-- According to the Season 1 & 2 Official Episode Guide, Fox Mulder opened X-File X-40253 on his sister almost six months before he underwent hypnotic regression to recover his lost memories.
-- The tape of Mulder's hypnotic regression that Scully listened to at the end of the episode was dated June 16, 1989. In an amazing bit of continuity, the video of Mulder's hypnotic regression that Scully viewed seven years later in "Closure" was also dated June 16, 1989. Based on that date, Mulder's hypnotic regression took place a month after the events depicted in "Unusual Suspects," where Mulder got some "alien imagery" courtesy of the gas he inhaled.
-- The scene of Mulder in the church at the end of the episode was filmed in Christ Church Cathedral on Burrard Street in Vancouver.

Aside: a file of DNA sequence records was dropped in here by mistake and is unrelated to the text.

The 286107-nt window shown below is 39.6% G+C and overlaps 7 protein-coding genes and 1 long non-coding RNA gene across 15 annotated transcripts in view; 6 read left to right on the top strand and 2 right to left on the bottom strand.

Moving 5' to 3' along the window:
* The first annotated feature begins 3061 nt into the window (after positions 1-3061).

-- "I'm always struggling with my own faith and I think that Mulder was too," said Chris Carter. "I think he did believe in these things, but I don't think he believed in them wholeheartedly. I think that he too had a modicum of skepticism. He wouldn't just believe in anything. He wanted to believe. It was his need and desire to believe, his need to see that object in the sky to have his beliefs tested. And I think we all want that. We want to be driving through the desert at night and see something in the sky that we can't explain because it's tantamount to a religious experience and I think that's really what Mulder was about."
-- A nice touch that Mulder's final line in the episode, "I want to believe," was not recited until the screen went black and the credits began; it played as the name of executive producer Chris Carter came on screen.